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Any noise reduction pedals

Discussion in 'Effects [BG]' started by jazzbassnerd, May 11, 2003.


  1. jazzbassnerd

    jazzbassnerd

    Aug 26, 2002
    My bass has this really anoying(sp?) hum when i turn down one of the pickups.

    First : can this get solved by getting the electronics resaudered(sp again?)

    Second: If the first one doesnt work will a noise reduction unit take away the noise and if so which one do i get???

    Thanks
    Scott
     
  2. Jazz Ad

    Jazz Ad Mi la ré sol Gold Supporting Member Supporting Member

    I take it that you have a jazz bass or something that looks like it.
    This is by design. Single coil pickups do hum.
    A Rocktron Hush or a Boss Noise Supressor NS-2 will do a decent job.
    A better idea if it really annoys you would be to change your pickups for in-line or stacked Jsize humbuckers.
    It is possible to reduce single coil hum by shielding cavities, pickups and cables with copper tape and waxing pickups.
    I'm not sure it's worth the hassle, but it's doable.
    Even then you won't completely get rid of it.
     
  3. ga_edwards

    ga_edwards

    Sep 8, 2000
    UK, Essex
    The one that pisses me off is on low end 'active basses' and some higher end (like my corvette fretless was), is that they aren't truly active. The are essentially passive witha built in preamp, instead actual active pickups and a preamp. Any noise gerenerated by the single is amplified ten fold. Then you end up backing of the treble to combat the noise....what's the point in having the ability to boost frequencies, if you need to back them aff to get a workable tone.
     
  4. alexclaber

    alexclaber Commercial User

    Jun 19, 2001
    Brighton, UK
    Director - Barefaced Ltd
    I see a surprising amount of posts about noise-reduction pedals so I thought I'd make an important point. There is no such thing as a noise reduction pedal! All that exists are noise-gates which let all the noise through along with your tone when you're playing, but whenever you're not playing they cut off the signal thus hiding the noise. But it's still there whenever you play a note.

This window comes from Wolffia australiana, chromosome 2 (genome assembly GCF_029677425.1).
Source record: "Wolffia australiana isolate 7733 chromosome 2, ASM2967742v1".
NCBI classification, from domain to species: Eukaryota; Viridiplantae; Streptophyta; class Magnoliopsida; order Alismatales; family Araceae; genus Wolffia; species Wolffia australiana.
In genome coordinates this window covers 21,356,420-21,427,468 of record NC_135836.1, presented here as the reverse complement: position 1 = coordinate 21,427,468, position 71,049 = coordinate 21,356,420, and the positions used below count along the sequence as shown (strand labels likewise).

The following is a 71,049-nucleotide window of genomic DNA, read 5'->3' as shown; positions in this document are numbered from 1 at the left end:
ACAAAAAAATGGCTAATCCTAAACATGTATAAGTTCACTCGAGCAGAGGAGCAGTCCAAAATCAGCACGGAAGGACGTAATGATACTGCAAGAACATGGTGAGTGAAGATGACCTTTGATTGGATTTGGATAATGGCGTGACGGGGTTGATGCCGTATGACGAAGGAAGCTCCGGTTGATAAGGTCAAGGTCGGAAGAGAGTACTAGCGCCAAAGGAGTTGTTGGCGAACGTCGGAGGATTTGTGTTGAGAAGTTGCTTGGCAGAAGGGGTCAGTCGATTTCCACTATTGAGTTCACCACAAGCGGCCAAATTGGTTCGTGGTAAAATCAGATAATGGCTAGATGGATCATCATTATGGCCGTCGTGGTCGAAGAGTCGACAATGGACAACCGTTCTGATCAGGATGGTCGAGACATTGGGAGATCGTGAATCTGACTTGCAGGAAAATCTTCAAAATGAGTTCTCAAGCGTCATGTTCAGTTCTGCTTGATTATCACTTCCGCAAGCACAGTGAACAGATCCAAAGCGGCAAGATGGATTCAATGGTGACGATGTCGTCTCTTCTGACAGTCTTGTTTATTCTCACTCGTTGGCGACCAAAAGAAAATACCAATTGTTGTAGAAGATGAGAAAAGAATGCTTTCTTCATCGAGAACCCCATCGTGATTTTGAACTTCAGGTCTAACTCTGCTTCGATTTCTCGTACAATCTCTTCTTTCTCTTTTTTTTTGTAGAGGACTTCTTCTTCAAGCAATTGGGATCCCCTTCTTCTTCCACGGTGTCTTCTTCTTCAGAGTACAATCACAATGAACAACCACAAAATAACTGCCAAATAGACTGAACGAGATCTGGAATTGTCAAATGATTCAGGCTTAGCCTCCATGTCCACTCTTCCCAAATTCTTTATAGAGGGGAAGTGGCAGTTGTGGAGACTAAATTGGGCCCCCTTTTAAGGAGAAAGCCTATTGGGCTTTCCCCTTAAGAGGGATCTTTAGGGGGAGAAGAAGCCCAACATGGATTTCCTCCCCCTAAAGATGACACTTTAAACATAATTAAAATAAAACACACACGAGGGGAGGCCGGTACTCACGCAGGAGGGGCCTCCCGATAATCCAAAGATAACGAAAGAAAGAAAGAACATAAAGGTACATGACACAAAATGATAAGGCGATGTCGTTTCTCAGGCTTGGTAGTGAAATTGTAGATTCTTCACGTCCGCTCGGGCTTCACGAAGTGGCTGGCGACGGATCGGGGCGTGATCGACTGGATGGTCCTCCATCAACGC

Unless nothing else works, don't bother with noise reduction pedals, just shield and ground your bass properly and if that's not sufficient replace the single-coil pickups with humbucking ones. Noise-gates are a real last resort.

    The best use for noise-gates live appears to be on drumkits to gate the toms and they're fantastic at that.

    Alex
     
  5. Bruce Lindfield

    Bruce Lindfield Unprofessional TalkBass Contributor Gold Supporting Member

    I agree - a noise gate or compressor/limiter is going to be very irritating if you let any notes ring, as the noise will probably be increased as the note dies away. Especially in pedal form - most of these things are just going to add noise and have a detrimental effect on your tone and definition.

    As Alex says, gates work well on things with a short decay like drums - but not so well on something like bass, unless you intend to play a constant stream of staccato notes! ;)
     
  6. I use the Boss Pro NS 50 instead of the gate on
    my compressor and I have super sustain.
    Notes can ring to an extended decay or controlled feedback.
    As long as I hold it, it'll sound.

    Noise gates on compressors are for vocals and drums.

    Hush & NS 50 are designed for string sustain.

    ...Pedal's? Fergetaboutit.

    When the signal is boosted through the preamp
    the noise is also boosted and any preamp noise
    is included too. This changes the noise floor in such
    a way as to allow a good line-level gate to have a
    much lower threshold, thus make it more sensitive
    and therefore triggering at much lower apparent levels.
     
  7. ga_edwards

    ga_edwards

    Sep 8, 2000
    UK, Essex
    Of course, your other option is something like this:

    http://www.behringer.com/02_products/prodindex.cfm?id=SNR2000&lang=eng

    This, as far as I can figure, is a multi band noise gate. So you can hone in on the particular frequencies that are noisy, and just gate those, without affecting your complete signal.

    Maybe one day, when processing power allows, you'll be able to take a noise print (a la, cool edit, or the sonic foundry moise reduction plugin), and strip the noise out of the signal....but in real time.
     
  8. Bruce Lindfield

    Bruce Lindfield Unprofessional TalkBass Contributor Gold Supporting Member

    OK - but the question was specifically about"pedals" - with high end, expensive gear you can start to address this - but pedals are probably just going to create more noise and not deal with the problem.

    As Donne said :

    "...Pedal's? Fergetaboutit. "